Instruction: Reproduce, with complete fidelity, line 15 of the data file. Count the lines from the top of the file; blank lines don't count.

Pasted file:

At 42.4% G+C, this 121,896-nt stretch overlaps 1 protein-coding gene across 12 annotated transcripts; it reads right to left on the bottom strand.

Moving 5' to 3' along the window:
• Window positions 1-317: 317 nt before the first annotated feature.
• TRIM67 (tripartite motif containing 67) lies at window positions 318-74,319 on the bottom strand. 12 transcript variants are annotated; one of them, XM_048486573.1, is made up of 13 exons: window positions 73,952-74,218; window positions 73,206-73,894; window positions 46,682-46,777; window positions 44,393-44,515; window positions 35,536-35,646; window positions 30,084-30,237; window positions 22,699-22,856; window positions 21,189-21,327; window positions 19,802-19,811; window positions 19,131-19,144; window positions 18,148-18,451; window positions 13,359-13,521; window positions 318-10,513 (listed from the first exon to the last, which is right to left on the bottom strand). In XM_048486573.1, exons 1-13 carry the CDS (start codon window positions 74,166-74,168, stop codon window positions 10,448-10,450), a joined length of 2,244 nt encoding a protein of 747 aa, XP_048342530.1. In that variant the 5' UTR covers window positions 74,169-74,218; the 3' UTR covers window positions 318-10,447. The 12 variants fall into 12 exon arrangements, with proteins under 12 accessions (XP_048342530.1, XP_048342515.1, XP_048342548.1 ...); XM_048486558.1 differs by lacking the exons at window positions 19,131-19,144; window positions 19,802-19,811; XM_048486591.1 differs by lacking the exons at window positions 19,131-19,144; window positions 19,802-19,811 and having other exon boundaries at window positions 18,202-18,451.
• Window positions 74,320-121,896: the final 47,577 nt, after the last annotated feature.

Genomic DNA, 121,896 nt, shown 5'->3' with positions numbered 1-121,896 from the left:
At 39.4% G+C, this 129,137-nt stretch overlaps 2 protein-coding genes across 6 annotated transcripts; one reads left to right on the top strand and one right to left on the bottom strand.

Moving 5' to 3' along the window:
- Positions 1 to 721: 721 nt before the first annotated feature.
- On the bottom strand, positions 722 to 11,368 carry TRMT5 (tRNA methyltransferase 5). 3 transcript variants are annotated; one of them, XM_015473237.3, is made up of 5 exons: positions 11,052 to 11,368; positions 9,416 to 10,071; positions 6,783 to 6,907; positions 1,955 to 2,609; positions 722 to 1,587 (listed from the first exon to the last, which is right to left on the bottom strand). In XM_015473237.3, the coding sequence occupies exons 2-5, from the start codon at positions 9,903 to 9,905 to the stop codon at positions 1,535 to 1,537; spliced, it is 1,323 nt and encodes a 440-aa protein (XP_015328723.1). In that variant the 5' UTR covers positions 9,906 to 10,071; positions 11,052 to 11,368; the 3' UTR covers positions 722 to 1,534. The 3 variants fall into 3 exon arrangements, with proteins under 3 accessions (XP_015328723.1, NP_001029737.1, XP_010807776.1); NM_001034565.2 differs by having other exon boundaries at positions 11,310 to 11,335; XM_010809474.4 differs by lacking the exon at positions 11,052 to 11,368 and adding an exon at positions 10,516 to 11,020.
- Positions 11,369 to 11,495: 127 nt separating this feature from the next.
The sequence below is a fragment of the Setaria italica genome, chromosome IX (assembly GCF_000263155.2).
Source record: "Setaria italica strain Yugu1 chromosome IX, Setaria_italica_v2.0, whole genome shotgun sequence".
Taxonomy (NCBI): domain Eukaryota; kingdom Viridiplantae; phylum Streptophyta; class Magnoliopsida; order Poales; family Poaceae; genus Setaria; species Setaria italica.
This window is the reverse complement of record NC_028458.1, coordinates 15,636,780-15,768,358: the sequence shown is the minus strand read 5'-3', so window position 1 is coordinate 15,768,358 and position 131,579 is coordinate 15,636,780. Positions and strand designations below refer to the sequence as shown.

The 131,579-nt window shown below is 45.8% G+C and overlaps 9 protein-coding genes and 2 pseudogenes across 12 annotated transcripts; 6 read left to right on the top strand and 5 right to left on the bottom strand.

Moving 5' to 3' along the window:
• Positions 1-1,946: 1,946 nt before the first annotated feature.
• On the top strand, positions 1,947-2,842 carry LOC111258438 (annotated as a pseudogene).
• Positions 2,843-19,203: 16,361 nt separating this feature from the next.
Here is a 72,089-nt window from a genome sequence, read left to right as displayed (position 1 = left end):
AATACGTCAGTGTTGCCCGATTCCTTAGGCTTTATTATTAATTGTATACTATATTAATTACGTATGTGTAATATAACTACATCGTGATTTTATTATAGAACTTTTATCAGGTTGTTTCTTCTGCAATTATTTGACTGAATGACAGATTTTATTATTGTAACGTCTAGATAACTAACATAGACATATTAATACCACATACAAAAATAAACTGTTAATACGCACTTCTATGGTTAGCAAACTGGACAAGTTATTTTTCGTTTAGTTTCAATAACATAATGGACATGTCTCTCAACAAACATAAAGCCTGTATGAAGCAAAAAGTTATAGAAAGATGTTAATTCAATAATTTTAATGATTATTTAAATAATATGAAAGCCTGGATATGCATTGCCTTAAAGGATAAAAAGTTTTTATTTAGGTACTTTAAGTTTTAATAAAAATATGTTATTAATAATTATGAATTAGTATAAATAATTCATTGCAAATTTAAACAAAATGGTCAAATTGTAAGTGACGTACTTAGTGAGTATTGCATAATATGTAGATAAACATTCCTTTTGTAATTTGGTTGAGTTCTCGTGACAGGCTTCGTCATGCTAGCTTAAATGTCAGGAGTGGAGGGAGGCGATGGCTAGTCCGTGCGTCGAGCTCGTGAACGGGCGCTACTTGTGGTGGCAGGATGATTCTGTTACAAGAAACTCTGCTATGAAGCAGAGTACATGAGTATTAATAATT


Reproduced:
This window is the reverse complement of record NC_028458.1, coordinates 15,636,780-15,768,358: the sequence shown is the minus strand read 5'-3', so window position 1 is coordinate 15,768,358 and position 131,579 is coordinate 15,636,780. Positions and strand designations below refer to the sequence as shown.